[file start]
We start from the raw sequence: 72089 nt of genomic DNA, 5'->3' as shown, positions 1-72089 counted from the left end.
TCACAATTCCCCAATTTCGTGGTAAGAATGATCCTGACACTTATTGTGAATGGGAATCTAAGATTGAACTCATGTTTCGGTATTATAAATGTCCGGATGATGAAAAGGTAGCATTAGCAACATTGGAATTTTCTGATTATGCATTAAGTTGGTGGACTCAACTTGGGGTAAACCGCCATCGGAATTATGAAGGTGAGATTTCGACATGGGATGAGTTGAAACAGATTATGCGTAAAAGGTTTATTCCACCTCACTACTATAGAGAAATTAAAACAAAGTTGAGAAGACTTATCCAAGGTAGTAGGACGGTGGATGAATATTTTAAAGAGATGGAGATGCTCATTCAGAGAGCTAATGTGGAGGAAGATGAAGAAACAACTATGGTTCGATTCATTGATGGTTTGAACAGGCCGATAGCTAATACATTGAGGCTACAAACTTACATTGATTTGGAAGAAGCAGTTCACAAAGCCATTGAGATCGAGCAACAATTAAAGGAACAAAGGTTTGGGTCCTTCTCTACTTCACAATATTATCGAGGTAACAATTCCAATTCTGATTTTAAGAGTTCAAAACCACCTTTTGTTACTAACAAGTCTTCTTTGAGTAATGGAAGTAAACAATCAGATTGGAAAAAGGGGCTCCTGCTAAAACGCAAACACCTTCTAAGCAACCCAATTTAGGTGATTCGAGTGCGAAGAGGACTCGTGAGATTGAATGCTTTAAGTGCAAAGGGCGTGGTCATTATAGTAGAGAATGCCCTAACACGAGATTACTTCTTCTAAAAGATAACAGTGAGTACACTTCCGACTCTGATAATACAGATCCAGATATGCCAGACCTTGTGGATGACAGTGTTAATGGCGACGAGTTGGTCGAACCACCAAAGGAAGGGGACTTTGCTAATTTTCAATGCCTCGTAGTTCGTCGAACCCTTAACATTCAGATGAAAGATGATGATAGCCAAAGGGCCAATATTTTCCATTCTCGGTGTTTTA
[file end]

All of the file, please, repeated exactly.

We start from the raw sequence: 72089 nt of genomic DNA, 5'->3' as shown, positions 1-72089 counted from the left end.
TCACAATTCCCCAATTTCGTGGTAAGAATGATCCTGACACTTATTGTGAATGGGAATCTAAGATTGAACTCATGTTTCGGTATTATAAATGTCCGGATGATGAAAAGGTAGCATTAGCAACATTGGAATTTTCTGATTATGCATTAAGTTGGTGGACTCAACTTGGGGTAAACCGCCATCGGAATTATGAAGGTGAGATTTCGACATGGGATGAGTTGAAACAGATTATGCGTAAAAGGTTTATTCCACCTCACTACTATAGAGAAATTAAAACAAAGTTGAGAAGACTTATCCAAGGTAGTAGGACGGTGGATGAATATTTTAAAGAGATGGAGATGCTCATTCAGAGAGCTAATGTGGAGGAAGATGAAGAAACAACTATGGTTCGATTCATTGATGGTTTGAACAGGCCGATAGCTAATACATTGAGGCTACAAACTTACATTGATTTGGAAGAAGCAGTTCACAAAGCCATTGAGATCGAGCAACAATTAAAGGAACAAAGGTTTGGGTCCTTCTCTACTTCACAATATTATCGAGGTAACAATTCCAATTCTGATTTTAAGAGTTCAAAACCACCTTTTGTTACTAACAAGTCTTCTTTGAGTAATGGAAGTAAACAATCAGATTGGAAAAAGGGGCTCCTGCTAAAACGCAAACACCTTCTAAGCAACCCAATTTAGGTGATTCGAGTGCGAAGAGGACTCGTGAGATTGAATGCTTTAAGTGCAAAGGGCGTGGTCATTATAGTAGAGAATGCCCTAACACGAGATTACTTCTTCTAAAAGATAACAGTGAGTACACTTCCGACTCTGATAATACAGATCCAGATATGCCAGACCTTGTGGATGACAGTGTTAATGGCGACGAGTTGGTCGAACCACCAAAGGAAGGGGACTTTGCTAATTTTCAATGCCTCGTAGTTCGTCGAACCCTTAACATTCAGATGAAAGATGATGATAGCCAAAGGGCCAATATTTTCCATTCTCGGTGTTTTA